Friday, March 22, 2013

Community by Design: The Olmsted Firm and the Development of Brookline, MA

Cover Photo by Jack E. Boucher.  Library of Congress
I suspect there will be a great deal of interest in this new book, Community by Design: The Olmsted Firm and The Development of Brookline, Massachusetts, by Keith Morgan, Elizabeth Hope Cushing and Roger Reed.  Published by the Library of American Landscape History, University of Massachusetts Press.  Anyone interested in understanding why Brookline looks the way it does will find plenty of fodder here.  Olmsted enthusiasts will get an in-depth glimpse into the workings of the firm with plenty of real world examples of their design philosophy; first delineated in plan form and then realized in our neighborhoods.  Chock full of details (with hundreds of reproduced photos and plans) and meticulously researched, the book exposes the multiple webs of influence; wealth, social hierarchy, design genius and high-minded ideals that came together to guide the development of Brookline at a time when booming population and streetcars brought rapid change.  The authors trace the relationships among the leading trend-setters in architecture, municipal governance, landscape design, engineering and horticulture as they converge in Brookline at the turn of the 19th century, a time when the professions of landscape architecture and urban planning were being born by these very individuals.   The book sets these events into a broader context, describing the forces that drew these taste-makers to Brookline in the first place and the process by which they came to see their home as a template for an ideal residential setting.  Henry Hobson Richardson, Charles Sprague Sargent, Charles Eliot, Arthur Shurcliff, Frederick Law Olmsted Jr., John Charles Olmsted, Guy Lowell, J. Randolph Coolidge and Robert Swain Peabody are some of the design and horticulture luminaries that circulated within the elder Olmsted's sphere.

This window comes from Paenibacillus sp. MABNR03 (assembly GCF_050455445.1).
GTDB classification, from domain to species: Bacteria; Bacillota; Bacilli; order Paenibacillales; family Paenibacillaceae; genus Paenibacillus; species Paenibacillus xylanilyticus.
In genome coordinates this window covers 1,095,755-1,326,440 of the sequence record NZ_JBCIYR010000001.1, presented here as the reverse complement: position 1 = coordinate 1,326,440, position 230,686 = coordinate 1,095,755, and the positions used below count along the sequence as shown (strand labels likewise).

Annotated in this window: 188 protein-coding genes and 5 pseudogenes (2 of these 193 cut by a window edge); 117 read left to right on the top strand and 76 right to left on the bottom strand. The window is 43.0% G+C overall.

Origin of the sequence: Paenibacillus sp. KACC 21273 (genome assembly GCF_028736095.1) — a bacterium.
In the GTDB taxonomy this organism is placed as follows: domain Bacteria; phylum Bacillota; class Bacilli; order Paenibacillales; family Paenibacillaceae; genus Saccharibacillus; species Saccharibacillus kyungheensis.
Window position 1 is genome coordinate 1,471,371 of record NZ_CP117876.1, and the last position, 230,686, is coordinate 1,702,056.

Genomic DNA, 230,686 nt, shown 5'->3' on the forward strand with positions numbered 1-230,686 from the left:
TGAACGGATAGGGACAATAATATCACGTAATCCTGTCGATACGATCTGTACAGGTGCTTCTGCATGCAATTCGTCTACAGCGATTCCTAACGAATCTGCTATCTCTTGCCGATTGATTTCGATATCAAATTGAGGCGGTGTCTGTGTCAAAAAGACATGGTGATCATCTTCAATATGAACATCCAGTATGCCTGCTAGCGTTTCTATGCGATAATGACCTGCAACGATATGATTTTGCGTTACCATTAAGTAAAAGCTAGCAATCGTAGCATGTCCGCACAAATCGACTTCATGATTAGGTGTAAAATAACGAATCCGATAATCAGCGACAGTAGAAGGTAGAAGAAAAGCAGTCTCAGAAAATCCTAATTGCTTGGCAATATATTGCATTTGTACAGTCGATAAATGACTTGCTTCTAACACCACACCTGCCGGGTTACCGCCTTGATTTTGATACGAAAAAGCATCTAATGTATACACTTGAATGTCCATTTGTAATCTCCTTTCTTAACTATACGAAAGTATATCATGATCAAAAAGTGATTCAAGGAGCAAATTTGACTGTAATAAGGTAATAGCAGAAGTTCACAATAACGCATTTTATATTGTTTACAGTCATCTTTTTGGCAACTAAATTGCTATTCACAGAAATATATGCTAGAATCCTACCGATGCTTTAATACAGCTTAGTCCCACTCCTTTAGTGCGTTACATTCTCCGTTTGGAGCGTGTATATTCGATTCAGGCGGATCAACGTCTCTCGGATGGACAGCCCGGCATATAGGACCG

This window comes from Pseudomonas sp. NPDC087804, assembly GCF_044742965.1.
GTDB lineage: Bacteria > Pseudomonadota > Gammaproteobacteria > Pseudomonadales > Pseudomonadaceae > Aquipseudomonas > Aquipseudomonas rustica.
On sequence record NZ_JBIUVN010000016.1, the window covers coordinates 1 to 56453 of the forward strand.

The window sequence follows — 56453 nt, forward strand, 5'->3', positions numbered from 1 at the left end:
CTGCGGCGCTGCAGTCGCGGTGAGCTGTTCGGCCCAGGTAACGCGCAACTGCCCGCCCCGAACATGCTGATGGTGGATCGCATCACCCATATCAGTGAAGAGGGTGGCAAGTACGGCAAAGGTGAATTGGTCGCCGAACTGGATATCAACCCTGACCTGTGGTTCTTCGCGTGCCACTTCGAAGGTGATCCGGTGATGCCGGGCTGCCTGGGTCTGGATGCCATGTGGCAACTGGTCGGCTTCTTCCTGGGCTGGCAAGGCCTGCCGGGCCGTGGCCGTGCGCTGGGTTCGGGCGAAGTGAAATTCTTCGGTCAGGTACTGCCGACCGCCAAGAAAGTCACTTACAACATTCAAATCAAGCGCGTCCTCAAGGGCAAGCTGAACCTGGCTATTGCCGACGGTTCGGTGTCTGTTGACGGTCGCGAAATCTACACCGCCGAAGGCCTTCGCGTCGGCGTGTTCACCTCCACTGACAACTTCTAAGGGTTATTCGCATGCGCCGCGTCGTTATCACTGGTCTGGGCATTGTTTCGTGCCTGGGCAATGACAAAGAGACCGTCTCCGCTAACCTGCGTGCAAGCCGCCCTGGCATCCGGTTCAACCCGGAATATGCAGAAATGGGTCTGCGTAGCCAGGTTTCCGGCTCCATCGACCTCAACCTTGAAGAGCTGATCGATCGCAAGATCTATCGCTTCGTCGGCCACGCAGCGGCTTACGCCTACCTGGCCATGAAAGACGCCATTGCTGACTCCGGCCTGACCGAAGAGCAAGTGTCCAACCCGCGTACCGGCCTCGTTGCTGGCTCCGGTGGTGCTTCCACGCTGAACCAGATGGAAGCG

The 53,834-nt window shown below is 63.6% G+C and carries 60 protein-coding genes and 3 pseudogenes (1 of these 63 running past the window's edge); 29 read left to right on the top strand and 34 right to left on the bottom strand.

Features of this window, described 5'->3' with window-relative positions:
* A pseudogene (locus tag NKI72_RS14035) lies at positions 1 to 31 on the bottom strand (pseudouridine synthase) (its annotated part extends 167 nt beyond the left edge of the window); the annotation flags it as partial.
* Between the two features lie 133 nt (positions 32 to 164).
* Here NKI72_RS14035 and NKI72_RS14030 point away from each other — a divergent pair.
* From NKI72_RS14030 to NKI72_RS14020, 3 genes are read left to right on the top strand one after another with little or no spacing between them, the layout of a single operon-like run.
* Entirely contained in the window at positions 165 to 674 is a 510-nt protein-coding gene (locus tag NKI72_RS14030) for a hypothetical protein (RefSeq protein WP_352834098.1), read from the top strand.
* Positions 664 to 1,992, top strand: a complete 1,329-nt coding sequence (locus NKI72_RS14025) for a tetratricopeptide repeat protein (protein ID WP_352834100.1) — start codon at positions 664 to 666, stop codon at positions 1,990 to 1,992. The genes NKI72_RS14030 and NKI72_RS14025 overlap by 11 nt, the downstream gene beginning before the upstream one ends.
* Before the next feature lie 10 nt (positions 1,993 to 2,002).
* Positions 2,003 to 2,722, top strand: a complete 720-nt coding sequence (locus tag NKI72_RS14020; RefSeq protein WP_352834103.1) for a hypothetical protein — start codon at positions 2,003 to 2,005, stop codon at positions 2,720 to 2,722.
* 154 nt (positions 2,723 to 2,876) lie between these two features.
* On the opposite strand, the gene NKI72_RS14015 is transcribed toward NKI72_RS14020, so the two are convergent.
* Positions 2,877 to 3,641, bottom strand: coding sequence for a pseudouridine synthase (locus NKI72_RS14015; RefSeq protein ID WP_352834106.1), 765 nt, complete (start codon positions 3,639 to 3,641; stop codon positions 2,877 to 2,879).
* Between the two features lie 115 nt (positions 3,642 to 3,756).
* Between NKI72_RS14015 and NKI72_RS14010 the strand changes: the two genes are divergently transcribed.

Charles Eliot 1882 Courtesy family of Carola Eliot Goriansky

Imagine a world before graduate schools churned out thousands of architects and city planners a year.  This book gives us an inside look at the birth of numerous allied professions. The first American school of architecture was established at MIT in 1867.  Locating a practice, as H.H. Richardson did in 1874 in nearby Brookline, allowed for a symbiotic relationship between mentor and neophyte, his practice blurred home and office, school and work life, much like the Paris atelier he came from.  In late 19th century America there were no professional schools for landscape architects until 1900 when F.L.Olmsted Jr. and Arthur Shurcliff oversaw the creation of a program in landscape architecture at Harvard University.  Prior to that, it was through internship at the Olmsted firm that one gained the necessary skills to practice.  Charles Eliot, was the very first such intern, who later went on to found the Trustees of Reservations, due to his deep understanding and passion for planning on a regional scale.